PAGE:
The EX-L Navi Is the One to Get - 2016 Honda Pilot Long-Term Road Test

2016 Honda Pilot Long-Term Road Test

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2016 Honda Pilot: The EX-L Navi Is the One to Get

by Dan Edmunds, Director of Vehicle Testing on March 4, 2016

2016 Honda Pilot

Our recent back-to-back test convinced me that if I was in the market for a 2016 Honda Pilot, I'd buy one with the six-speed transmission and the conventional lever-action shifter. But the EX we tested lacked some things I'd like, such as leather-trimmed seats, a leather-trimmed steering wheel and shifter, and heated front seats.

That very combination exists and it's called the EX-L. But it's more than just leather. It also differs from the EX in that it has a power hatch, a power tilt/slide moonroof, a four-way power-adjustable front passenger seat and "one-touch" second-row seat folding.

Including the compulsory destination charge, one of these goes for $36,955 in front-drive trim and $38,755 with all-wheel drive. Our Elite — which is only available with AWD — goes for $47,470.

The specific one I'd get is the EX-L Navi, which is Honda shorthand for "with navigation." This version costs $1,000 more than a regular EX-L, but even the pricier AWD version goes for less than $40,000. The front-drive version I'd probably choose would cost less than $38,000.

2016 Honda Pilot

In addition to the 6-speed, the shifter and the leather, I prefer the EX-L because the backseat is still a 60/40 three-across affair. This Pilot seats one more person, and those with one child seat have a place to latch it in the middle. When up, the full-width seatback keeps your cargo from spilling forward, and when it's down the load floor doesn't have the big hole you get when you fold an Elite's middle seats.

2016 Honda Pilot

The seat configuration part is equally true of the Touring, which lives between the EX-L and the Elite. But that one is off my list because it has the nine-speed I'm trying to avoid. It also lacks another thing the EX-L has: 18-inch wheels and tires. Not only do the 18-inch tires ride smoother, they're also cheaper to replace than the 20-inch rolling stock found on the Touring and Elite.

As of today, Tireack.com sells replacement original equipment 2016 Honda Pilot 18-inch tires for $169.30, but they get $232.75 for the 20-inch O.E. rubber ? some $63.45 more per tire and $253.80 more for a full set.

2016 Honda Pilot

For the same price as my EX-L Navi, I could instead buy the EX-L w/Honda Sensing, a package that includes adaptive cruise control, forward collision warning with collision mitigation braking and lane departure warning with lane keeping assist and road departure mitigation. Or I could choose yet another variation, the EX-L w/Rear Seat Entertainment, which costs $1,600 more than a regular EX-L.

This is where things can get sticky. I can get an EX-L with Honda Sensing, or with navigation, or with the rear seat entertainment system, but at the EX-L level I can't get any two of them together, much less all three. If I want the lot of them, I have to step up to a Touring, which costs $5,115 more than an EX-L and forces me into the 20-inch tires, nine-speed and weird shifter I'm trying to steer away from. No deal.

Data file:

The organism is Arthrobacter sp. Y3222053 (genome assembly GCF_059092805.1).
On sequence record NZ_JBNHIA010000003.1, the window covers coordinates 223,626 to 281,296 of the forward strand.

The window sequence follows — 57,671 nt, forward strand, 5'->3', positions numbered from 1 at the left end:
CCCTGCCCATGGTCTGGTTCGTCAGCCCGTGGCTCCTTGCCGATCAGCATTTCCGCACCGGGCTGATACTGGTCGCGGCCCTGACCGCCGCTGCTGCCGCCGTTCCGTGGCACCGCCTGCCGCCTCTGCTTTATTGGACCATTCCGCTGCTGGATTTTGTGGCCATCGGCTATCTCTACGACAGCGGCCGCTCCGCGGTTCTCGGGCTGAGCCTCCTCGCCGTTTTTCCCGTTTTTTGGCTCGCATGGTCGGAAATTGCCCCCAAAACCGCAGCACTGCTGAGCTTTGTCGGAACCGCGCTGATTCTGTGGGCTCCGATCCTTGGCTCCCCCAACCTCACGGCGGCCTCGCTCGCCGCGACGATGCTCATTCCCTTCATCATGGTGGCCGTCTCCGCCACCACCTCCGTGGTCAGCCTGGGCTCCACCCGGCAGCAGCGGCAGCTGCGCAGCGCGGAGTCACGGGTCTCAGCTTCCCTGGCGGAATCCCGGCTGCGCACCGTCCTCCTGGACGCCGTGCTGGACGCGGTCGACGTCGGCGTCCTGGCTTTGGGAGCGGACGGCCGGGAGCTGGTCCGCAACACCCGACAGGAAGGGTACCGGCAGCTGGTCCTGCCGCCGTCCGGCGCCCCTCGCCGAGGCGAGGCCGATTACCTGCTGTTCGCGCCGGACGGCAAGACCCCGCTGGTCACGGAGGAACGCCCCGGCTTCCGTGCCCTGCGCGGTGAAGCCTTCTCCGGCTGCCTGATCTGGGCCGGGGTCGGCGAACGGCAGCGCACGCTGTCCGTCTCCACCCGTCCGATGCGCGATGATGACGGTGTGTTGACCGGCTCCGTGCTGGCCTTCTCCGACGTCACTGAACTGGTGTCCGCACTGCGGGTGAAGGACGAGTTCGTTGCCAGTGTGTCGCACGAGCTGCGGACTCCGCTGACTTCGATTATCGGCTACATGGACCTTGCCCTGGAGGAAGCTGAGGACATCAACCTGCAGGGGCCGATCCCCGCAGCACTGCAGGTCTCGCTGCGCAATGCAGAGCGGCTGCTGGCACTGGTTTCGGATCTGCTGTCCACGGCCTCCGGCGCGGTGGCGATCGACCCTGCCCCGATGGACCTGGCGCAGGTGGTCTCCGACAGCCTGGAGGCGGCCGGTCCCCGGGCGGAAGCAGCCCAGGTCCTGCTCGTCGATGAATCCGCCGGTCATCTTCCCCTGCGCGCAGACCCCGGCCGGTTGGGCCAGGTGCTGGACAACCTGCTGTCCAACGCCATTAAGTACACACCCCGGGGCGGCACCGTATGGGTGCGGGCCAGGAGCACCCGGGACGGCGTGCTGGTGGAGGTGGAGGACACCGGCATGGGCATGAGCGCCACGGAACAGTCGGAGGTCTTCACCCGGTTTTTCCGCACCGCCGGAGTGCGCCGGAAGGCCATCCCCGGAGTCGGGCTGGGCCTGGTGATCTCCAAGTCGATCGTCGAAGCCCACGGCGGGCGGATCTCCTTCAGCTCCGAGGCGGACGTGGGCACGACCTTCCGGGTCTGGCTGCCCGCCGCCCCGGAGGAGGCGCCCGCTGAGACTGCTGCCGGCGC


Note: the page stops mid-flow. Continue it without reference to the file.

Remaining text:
For me, this problem is not a problem because I don't want all three anyway. Smartphones and iPads make the Rear Seat Entertainment version unnecessary, and Honda Sensing isn't tuned well enough to keep me from switching it off all too often. Make mine the EX-L Navi.

What am I missing out on by going the EX-L Navi route?

The Elite and the Touring have a 500-watt, 10-speaker audio system, rear-seat charge-only USB sockets, memory seats and mirrors, chrome door handles and longitudinal roof rails (though the load-carrying cross-rails are extra.) And while all Pilots have an acoustic windshield to help quell wind noise, these two also employ "quiet glass" in their front door windows.

The Elite is the only pathway to heated and cooled front seats. The rear captain's chairs I don't like anyway are nevertheless the only route to heated middle row seats. It's the only one with a heated steering wheel, LED auto on/off headlights, rain-sensing wipers and HD radio. And it doesn't just have a regular moonroof, it has an extra-large Jurrassic Park-style panoramic moonroof. And for some reason, it's the only version with blind-spot monitoring and rear cross-traffic alerts.

I'm not in love with any of it, except for HD radio, perhaps. KROQ-2 is always among my presets if a car has HD radio. But one radio station is no reason to spend thousands more. Besides, I can stream it.

But Mike Magrath isn't quite of the same mind. He isn't critical of the nine-speed like I am, and notes that its slightly better city mileage performance suits his commute.

Mostly though, he considers some of the EX-L's missing features to be dealbreakers.

Of the cooled front seats, he says, "It’s hot in L.A. and I go for more hikes than you'd expect in poorly-breathing shorts." He also wants the Elite's LED headlights because, "I find myself in very dark canyons all too often." The heated second-row captain's chairs appeal to him and he prefers the Elite's giant sunroof. "I’m a sucker for sunroofs," is how he puts it.

But he's no fan of the Elite's stiff price and Honda's pricing strategy that lacks a-la-carte options and forces him to buy the kitchen-sink model just to get the stuff he wants, even when it has features he isn't particularly interested in.

I get that, but I find the EX-L to have just enough of the equipment I want most. And I really like that I can get a Pilot that I could happily live with for less than $40,000.

Dan Edmunds, Director of Vehicle Testing @ 9,134 miles

 

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